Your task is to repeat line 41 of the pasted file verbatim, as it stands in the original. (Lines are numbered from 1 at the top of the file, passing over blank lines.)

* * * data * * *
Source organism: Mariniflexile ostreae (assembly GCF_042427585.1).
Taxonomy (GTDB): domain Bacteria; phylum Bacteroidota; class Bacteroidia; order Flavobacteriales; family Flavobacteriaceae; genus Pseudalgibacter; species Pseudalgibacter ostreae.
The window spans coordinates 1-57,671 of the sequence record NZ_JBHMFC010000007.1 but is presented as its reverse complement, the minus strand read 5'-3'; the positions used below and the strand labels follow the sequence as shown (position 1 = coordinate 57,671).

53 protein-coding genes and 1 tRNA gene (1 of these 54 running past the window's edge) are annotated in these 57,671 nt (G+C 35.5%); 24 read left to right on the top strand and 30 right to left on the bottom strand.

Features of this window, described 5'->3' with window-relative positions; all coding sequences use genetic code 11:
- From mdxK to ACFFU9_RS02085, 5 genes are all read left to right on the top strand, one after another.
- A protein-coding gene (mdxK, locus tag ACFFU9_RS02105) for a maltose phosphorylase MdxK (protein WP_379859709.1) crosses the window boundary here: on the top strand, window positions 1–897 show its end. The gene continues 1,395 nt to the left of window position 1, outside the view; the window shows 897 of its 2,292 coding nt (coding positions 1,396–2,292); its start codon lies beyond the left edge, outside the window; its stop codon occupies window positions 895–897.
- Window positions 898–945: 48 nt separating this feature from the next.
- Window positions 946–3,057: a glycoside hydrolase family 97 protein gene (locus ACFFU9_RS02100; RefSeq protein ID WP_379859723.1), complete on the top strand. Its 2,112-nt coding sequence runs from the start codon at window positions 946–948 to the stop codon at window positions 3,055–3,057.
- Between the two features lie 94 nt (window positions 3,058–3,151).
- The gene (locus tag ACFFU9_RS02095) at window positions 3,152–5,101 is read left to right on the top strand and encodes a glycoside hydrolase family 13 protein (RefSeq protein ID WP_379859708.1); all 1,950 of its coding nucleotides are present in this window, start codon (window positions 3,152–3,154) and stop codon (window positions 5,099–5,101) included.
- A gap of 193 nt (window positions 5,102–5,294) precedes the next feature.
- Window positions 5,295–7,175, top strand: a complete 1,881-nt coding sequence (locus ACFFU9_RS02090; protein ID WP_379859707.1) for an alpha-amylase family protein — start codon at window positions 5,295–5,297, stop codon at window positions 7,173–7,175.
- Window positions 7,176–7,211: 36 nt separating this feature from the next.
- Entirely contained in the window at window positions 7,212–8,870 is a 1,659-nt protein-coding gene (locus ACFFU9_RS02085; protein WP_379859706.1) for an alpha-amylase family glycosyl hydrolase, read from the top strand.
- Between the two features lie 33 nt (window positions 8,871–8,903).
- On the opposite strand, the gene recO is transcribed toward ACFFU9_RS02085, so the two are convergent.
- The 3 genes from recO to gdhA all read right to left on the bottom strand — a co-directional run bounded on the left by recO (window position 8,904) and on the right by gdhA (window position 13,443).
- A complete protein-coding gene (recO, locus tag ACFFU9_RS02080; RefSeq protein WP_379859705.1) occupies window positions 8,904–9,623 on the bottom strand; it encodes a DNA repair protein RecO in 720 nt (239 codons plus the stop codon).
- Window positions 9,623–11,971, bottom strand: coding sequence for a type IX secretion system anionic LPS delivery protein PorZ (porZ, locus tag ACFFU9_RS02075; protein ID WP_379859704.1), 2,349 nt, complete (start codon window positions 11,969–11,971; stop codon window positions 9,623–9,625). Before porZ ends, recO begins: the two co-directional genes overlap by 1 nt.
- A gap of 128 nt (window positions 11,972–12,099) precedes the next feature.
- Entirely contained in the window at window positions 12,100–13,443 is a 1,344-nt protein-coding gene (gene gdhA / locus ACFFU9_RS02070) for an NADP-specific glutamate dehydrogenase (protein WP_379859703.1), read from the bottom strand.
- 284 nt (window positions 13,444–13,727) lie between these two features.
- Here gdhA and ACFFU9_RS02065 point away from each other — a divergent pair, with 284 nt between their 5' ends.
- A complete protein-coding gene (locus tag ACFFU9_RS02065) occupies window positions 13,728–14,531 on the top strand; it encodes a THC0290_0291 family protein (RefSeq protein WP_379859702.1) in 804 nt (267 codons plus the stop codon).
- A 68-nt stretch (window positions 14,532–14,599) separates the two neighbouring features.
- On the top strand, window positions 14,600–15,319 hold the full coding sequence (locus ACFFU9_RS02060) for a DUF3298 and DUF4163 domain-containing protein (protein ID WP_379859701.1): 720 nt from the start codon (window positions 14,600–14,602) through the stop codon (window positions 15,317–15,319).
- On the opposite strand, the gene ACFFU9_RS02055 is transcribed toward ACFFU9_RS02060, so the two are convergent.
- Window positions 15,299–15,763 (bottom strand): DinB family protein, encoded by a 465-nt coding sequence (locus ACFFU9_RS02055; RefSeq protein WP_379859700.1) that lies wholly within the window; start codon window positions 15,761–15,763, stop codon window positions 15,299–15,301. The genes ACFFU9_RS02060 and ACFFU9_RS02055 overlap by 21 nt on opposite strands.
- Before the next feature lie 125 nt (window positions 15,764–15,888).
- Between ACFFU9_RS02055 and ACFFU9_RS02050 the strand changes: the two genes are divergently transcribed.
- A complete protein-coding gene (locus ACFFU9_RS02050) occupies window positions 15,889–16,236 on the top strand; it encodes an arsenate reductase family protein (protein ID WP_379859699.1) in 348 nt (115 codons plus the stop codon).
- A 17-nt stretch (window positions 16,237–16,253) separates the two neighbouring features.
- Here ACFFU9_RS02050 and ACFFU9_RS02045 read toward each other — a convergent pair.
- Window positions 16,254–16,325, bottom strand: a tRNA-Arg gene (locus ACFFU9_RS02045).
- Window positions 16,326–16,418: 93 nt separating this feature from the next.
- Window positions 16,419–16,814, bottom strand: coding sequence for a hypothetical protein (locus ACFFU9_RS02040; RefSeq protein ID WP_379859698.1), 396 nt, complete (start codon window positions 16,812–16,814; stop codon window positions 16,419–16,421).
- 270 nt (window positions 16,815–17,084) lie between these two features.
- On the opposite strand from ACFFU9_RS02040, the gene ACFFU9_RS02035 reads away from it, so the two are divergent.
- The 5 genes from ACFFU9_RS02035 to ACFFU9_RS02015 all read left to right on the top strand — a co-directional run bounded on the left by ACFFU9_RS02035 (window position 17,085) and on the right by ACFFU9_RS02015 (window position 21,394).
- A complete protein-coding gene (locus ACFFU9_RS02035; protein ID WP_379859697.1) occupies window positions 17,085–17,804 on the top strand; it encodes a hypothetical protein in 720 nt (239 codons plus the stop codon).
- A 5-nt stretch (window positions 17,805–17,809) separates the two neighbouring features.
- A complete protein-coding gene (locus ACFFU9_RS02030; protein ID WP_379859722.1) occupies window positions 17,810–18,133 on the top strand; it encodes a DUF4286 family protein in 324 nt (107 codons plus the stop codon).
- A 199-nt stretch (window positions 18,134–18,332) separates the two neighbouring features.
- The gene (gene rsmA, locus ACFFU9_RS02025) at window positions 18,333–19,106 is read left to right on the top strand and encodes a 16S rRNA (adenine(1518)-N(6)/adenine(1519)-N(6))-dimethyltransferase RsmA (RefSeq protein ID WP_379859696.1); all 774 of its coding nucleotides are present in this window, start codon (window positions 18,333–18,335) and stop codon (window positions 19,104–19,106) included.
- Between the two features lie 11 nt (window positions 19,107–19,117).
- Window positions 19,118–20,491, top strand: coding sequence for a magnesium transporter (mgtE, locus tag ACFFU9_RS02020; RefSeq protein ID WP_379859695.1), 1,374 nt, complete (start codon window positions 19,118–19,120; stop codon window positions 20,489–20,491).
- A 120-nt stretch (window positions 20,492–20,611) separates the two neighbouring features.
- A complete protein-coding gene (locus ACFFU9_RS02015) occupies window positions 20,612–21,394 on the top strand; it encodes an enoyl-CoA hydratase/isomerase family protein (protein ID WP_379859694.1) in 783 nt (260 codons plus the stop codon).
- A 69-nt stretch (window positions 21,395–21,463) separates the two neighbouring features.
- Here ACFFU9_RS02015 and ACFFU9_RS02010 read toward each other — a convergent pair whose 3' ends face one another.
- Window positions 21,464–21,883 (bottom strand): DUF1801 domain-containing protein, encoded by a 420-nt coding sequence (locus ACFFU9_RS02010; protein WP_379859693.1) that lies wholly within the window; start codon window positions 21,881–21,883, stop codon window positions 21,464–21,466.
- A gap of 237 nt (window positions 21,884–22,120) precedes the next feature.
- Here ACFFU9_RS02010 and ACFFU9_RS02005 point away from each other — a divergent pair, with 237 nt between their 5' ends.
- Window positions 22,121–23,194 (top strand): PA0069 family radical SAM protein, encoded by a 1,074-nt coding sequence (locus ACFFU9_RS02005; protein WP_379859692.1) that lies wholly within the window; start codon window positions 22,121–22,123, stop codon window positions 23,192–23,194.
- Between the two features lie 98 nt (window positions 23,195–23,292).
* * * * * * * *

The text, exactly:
- A complete protein-coding gene (locus ACFFU9_RS02035; protein ID WP_379859697.1) occupies window positions 17,085–17,804 on the top strand; it encodes a hypothetical protein in 720 nt (239 codons plus the stop codon).